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Discuss the link between procurement, sourcing, suppliers, and production strategies in supply chains

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  1. Introduction.
  2. Definitions.
    1. Supply chain management.
    2. Strategy.
    3. The supply chain management as modules.
  3. Links between activities.
    1. Link between purchasing and procurement.
    2. Link between purchasing and sourcing strategy.
    3. Link between sourcing and procurement.
    4. Link between e-sourcing and e-procurement.
    5. Link between procurement and purchasing.
  4. Strategies.
    1. Improve supplier collaboration and development.
    2. Globalisation/delocalisation.
    3. Increase amount of spend under management while improving spend.
    4. Leverage Logistics through channel integration and inventory.
  5. Findings.
  6. Conclusion.
  7. References.

The mission of supply chain management is to have processes integrated between the functions of the firm. Consequently, procurement, production, distribution, and marketing are members of a network. The vision of the supply chain management is to deliver value to customers. Moreover, the performance objectives are quality, speed, dependability, flexibility, and cost objectives. The objective of the report is to analyse the strategies a company needs to reach the objectives required at the inbound level to remain competitive. At first, to delimit boundaries, definitions of the main concepts are given, then several strategies are deeply analysed to manage to link procurement, sources, suppliers and production strategies. The definition of supply chain management has been evolving these past years partly because of an important transition from the concept of logistics to the one of supply chain management. According to Christopher (2005, p.5), supply chain management is ?the management of upstream and downstream relationships with suppliers and customers to deliver superior customer value at less cost to the supply chain as a whole? (italics used by Christopher).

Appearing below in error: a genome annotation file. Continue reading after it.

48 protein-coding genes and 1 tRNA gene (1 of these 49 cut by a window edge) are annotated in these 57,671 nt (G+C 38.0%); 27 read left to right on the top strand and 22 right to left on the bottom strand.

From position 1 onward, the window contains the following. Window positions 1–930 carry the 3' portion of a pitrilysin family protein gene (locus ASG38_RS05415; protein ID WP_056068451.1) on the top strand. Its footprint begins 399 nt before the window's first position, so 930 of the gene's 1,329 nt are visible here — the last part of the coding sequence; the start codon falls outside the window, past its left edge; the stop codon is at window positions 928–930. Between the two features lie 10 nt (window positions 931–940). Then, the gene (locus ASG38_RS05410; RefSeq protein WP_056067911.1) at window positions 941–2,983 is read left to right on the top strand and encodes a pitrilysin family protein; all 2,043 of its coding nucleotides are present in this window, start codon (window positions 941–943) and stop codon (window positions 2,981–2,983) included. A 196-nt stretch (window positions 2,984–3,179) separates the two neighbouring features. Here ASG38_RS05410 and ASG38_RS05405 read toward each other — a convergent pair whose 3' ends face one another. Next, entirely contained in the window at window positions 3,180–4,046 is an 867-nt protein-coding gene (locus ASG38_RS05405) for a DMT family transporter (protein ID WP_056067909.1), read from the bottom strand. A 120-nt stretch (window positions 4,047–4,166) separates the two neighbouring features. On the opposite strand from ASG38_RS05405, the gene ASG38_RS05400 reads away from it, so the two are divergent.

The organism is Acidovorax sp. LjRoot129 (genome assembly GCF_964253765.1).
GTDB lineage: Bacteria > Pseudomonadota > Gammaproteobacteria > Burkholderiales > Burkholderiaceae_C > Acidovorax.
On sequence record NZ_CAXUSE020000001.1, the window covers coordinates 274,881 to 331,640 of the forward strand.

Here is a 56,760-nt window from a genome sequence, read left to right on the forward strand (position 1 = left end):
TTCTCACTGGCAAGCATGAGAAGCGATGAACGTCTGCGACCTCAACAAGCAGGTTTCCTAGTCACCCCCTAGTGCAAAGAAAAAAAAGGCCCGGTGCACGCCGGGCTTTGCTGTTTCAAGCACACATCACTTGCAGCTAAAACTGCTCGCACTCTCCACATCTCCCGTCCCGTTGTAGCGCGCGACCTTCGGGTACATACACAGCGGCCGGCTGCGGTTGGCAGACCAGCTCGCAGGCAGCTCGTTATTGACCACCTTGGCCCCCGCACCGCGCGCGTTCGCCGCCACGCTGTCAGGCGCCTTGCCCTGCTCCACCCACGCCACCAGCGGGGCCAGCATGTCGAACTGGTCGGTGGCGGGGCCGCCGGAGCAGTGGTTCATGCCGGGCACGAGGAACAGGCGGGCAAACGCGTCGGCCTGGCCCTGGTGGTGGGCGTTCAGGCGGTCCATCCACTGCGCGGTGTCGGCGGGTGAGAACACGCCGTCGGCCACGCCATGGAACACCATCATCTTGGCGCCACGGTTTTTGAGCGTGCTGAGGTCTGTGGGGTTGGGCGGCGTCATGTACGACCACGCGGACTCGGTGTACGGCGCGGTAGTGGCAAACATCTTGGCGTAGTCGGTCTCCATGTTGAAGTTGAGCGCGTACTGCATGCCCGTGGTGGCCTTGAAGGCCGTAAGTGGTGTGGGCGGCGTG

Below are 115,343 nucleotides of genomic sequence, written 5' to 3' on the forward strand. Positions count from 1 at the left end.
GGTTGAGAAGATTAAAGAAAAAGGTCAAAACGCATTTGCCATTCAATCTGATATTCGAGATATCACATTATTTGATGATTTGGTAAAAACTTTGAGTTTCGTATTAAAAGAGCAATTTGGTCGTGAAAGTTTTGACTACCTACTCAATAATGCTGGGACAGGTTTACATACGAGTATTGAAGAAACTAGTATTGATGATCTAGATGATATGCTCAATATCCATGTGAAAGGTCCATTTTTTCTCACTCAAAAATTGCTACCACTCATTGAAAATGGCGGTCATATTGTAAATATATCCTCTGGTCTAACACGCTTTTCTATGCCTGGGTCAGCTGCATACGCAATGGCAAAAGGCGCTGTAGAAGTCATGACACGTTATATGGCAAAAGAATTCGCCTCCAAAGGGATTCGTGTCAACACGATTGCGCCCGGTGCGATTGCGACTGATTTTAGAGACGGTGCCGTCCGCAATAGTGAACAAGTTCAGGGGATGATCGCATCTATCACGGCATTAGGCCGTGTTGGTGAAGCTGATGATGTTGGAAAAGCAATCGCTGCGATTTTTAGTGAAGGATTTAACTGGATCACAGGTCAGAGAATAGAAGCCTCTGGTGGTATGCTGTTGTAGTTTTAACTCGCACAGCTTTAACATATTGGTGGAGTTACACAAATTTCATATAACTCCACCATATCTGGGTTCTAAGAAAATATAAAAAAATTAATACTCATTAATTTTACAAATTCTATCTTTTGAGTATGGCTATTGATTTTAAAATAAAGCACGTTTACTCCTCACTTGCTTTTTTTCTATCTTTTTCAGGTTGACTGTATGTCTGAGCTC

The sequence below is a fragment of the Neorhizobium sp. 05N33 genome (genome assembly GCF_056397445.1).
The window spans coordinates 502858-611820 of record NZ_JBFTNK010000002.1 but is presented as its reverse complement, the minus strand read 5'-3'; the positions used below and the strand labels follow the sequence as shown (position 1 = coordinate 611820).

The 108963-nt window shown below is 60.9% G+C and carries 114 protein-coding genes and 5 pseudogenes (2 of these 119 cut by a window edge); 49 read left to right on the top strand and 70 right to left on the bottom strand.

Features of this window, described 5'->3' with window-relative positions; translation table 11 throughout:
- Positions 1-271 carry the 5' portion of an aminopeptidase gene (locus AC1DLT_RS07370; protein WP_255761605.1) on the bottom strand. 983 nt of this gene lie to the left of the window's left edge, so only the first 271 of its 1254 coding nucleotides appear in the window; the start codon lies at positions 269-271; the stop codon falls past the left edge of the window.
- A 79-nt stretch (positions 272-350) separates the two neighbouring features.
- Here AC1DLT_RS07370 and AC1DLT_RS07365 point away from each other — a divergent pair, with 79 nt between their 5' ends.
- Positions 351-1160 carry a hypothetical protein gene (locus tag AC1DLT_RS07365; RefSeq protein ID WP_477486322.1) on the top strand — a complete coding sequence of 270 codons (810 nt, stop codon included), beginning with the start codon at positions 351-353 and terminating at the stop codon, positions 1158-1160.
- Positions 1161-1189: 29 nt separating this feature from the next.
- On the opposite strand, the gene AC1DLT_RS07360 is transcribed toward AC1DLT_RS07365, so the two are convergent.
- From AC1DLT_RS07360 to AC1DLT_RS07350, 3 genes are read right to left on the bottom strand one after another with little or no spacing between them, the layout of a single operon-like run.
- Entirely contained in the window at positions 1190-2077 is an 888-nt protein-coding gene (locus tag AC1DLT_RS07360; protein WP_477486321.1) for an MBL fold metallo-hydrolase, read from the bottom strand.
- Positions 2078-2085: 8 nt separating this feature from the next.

[...] At first, to delimit boundaries, definitions of the main concepts are given, then several strategies are deeply analysed to manage to link procurement, sources, suppliers and production strategies Definitions 2.1 Definitions The supply chain management The definition of supply chain management has been evolving these past years partly because of an important transition from the concept of logistics to the one of supply chain management. According to Christopher (2005, p.5), supply chain management is management of upstream and downstream relationships with suppliers and customers to deliver superior customer value at less cost to the supply chain as a whole? (italics used by Christopher) Strategy Coyle, Bardi, and Langley (1996, p.568) defines strategy as being course of action, a scheme, or a principal idea through which an organization or individual hopes to accomplish a specific objective or goal.? The supply chain management as modules To understand what is similar to procurement, sourcing, suppliers and production strategies, there is a need to schematise a supply chain. [...]


[...] These delays directly reverberate on the production that is slowed down or stopped Enhance procurement and supplier roles in new product development (Lambert, Stock, and Ellram, 1998) This strategy links procurement, suppliers, and sources as it concerns early supplier involvement (ESI) in product development. This technique allows engineers, designers, producers, and suppliers to resolve problems before they appear because they meet before the conception of the products. This process results in a better quality, responsiveness, and competitiveness from the supplier. [...]


[...] A solution might be to establish an international purchasing office in the country or region where low-cost country suppliers and production are located. Table Degree of globalization Source: Christopher, M (2005) Outsourcing The collaboration of suppliers might also be understood by outsourcing. Indeed, warehousing, transport and services are often outsourced to specialists ?third party logistics? because they are not core competencies for the company. It is a key point for internationalisation because it represents an economy of costs if it is used for non-core activities Strategy Increase amount of spend under management while improving spend compliance (Minahan, 2005) Thanks to these types of spending, companies get product and process innovations, faster time-to-market cycles, improved profitability, and expansion into new markets. [...]

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